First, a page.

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Wednesday, July 30, 2014

Calmly Introduce Your Dog to Other Dogs

One of the most common issues that we experience when walking our dogs is the over-excited dog, and trying to introduce them to other dogs on the leash. No matter what kind of dog you have, they may appear to be so excited that they are going to explode. I have certainly had that problem with my Schnauzer, Cash. There is something about the sight of another dog on a leash that sends him into a frenzy, barking and pulling on the leash and dragging me along. It can be scary, dangerous, yes, and very embarrassing. I hate the looks I get sometimes when people just stop and gawk. But I do appreciate the people that approach calmly and manage to get Cash to be friendly. Those are the true dog lover! Things can rapidly escalate until I feel out of control. I just wish I knew what exactly was going on in that little doggy brain of his, what he is truly feeling and experiencing. Most likely, his behavior is very often a mix of both excitement and stress. However, this is not a great state for either of us to be in when we meet other dogs, as there is a far greater chance that things will go wrong, especially over time if it goes unchecked. Imagine seeing it from the approaching dog's point of view....Cash is barking, pulling, eyes bulging, gasping for air...how scary is that? 

So how do you avoid such a situation? Well, in this post I will explain the options available to you. Then you will have a simple, basic approach to select one of the three and go and practice with your dog. Having a clear plan of action is the first stage to success.



First of all, it is important to be clear that there are ONLY 3 options available. Second, you must have established yourself already as the pack leader – this is vitally important. 

1. Approach the other dog: Your dog is calm and you decide to simply approach the other dog on the leash. Yes, this is the ultimate goal! Remember that you want to reward good behavior, so do not get in the way in this situation. Remain silent as you walk your dog towards the other dog and let them meet. Simply stay out of it and do not upset the calm environment that you have in front of you. Ok, I admit this has seldom happened yet with Cash, but I have noted that the more calm I remain, the more calm Cash is as well.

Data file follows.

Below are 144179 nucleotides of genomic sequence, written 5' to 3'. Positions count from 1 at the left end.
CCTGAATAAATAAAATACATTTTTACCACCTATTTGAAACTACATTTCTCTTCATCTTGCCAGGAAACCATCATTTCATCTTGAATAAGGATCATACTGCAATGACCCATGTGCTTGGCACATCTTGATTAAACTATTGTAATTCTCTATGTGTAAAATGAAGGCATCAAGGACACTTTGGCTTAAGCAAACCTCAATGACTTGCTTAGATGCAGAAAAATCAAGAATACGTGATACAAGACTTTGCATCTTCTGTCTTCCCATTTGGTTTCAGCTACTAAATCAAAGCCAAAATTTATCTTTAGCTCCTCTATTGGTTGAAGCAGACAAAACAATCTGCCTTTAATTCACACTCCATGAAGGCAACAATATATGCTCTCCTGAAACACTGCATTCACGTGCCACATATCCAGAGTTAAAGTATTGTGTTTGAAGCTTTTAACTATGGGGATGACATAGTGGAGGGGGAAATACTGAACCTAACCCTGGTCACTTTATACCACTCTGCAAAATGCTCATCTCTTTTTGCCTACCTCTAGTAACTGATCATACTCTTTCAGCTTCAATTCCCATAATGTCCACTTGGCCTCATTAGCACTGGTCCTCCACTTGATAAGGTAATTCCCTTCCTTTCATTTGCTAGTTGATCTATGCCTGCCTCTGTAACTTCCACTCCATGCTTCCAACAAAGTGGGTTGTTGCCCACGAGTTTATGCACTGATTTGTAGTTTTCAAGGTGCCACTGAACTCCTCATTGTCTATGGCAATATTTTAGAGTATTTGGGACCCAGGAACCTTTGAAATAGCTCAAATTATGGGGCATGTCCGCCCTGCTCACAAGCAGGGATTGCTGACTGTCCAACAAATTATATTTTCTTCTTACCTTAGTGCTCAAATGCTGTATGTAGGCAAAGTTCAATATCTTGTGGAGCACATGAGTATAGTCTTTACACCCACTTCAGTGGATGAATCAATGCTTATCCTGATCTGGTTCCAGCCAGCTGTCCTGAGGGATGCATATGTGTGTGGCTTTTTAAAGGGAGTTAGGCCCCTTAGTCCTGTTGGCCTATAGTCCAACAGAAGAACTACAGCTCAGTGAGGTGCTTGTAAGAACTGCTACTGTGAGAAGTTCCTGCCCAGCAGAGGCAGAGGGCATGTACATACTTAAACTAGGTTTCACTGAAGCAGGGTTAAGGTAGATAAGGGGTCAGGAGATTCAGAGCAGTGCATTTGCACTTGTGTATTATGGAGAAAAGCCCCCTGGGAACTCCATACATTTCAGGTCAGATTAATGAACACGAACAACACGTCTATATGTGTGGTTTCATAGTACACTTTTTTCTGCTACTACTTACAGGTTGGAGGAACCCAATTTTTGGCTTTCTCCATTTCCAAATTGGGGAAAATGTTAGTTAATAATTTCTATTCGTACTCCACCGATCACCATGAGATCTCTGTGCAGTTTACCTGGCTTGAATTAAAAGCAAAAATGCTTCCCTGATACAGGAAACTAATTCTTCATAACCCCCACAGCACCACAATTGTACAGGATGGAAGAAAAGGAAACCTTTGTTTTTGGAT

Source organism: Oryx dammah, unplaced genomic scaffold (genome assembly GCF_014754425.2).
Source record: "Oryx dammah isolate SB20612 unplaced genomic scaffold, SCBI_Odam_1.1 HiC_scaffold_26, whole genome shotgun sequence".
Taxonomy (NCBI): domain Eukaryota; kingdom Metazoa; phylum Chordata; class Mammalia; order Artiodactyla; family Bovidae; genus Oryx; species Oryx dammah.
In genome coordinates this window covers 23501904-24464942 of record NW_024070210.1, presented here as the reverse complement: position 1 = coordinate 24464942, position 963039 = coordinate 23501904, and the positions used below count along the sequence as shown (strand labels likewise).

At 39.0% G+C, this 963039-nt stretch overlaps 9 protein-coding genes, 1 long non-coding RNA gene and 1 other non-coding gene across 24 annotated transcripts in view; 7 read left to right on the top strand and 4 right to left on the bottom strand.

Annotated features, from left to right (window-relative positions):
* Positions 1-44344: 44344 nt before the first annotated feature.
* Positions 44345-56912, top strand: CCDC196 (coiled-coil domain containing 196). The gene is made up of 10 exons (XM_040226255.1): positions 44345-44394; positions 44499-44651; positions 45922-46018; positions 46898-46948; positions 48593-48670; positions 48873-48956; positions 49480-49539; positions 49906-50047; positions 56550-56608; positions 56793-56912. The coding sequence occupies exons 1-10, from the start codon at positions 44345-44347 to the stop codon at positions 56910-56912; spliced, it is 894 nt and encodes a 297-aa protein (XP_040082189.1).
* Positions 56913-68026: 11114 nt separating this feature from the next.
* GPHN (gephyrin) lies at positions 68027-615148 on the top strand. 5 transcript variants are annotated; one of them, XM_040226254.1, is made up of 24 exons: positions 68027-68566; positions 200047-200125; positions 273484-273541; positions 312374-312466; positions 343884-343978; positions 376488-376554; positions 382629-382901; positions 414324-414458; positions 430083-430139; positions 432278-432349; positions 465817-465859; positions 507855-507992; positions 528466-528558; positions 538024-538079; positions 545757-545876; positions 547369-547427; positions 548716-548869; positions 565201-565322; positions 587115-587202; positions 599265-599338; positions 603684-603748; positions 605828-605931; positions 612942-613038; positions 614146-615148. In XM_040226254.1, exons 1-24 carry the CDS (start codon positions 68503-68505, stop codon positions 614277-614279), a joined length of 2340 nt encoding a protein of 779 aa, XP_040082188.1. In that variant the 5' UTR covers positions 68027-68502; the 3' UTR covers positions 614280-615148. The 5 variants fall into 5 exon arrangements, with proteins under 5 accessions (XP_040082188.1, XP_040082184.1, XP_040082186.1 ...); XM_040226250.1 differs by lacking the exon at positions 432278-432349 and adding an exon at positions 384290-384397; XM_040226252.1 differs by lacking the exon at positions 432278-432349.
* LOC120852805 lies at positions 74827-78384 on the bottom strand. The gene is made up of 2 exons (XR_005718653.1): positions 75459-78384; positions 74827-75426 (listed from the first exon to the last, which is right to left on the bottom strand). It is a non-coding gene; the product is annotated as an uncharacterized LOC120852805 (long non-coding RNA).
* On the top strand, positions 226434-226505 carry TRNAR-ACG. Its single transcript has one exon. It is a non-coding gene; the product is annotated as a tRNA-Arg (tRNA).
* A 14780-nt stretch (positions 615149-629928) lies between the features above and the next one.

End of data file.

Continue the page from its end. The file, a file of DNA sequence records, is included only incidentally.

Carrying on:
2. Stay away from the other dog: Picture your dog barking like crazy, completely out of control... this is where your gut instinct knows that it’s best not to go and visit the other dog and you are better off just walking away. Better yet if you can change the direction you are walking before you get close to the other dog. This works well for us most of the time. Sometimes I simply don't have time to work with my dog and try to calm him down, or the other dog may not seem keen on meeting, maybe they look a little unsure, old or small. One other important reason to do this is to show your dog that sometimes you do not get to meet and sniff every dog on the walk. (That's life, so get used to it!)
3. Calm your dog down then make a decision: In other words do some training to calm and distract your dog. After you have done this, then you may choose to approach the other dog or not. The choice is still yours. It is important to remember is that you are taking time out to show your dog that if they calm down (even just a little bit) good things will happen. As time goes on, your dog will learn that the calmer he is, the more chance there is of meeting the other dogs.

So you may be wondering, w
hat is the right option for me? Well, all three options are right at different times. In other words, I still choose all three options for Cash, depending on the situation. Younger dogs in particular will often need a bit more calming than older dogs and this training will certainly pay off in the long run. Which is the case with Cash. When I first adopted him as a rescue, he was only a year old and very excitable and energetic. Now he is almost 3, and he is getting much calmer. 

But remember, as 
mentioned earlier, you really must have the pack leader foundations in place before you can trust how you dog will react in different circumstances. Learning Doggy Dan’s five Golden Rules of becoming the Pack Leader will give you the assurance that you are in charge and your dog is looking up to you and respecting you for all of your decision making. Visit Doggy Dan’s website now to learn how to become the Pack Leader (Doggy Dan even offers a 3 Day $1 trial of the site that YOU can take advantage of, so I suggest the next thing you do today is take a look inside the site!).

Lately I have been busy painting dog portraits. Above is the one I just completed this past weekend. My art teacher has suggested that I start doing pet portraits as a sideline. I love animals and I love painting, so what better way to spend my spare time. If you would like to have a portrait done of your pet, please contact me. I would be happy to work one a special painting just for you! You can also visit my website to see more of my artwork.

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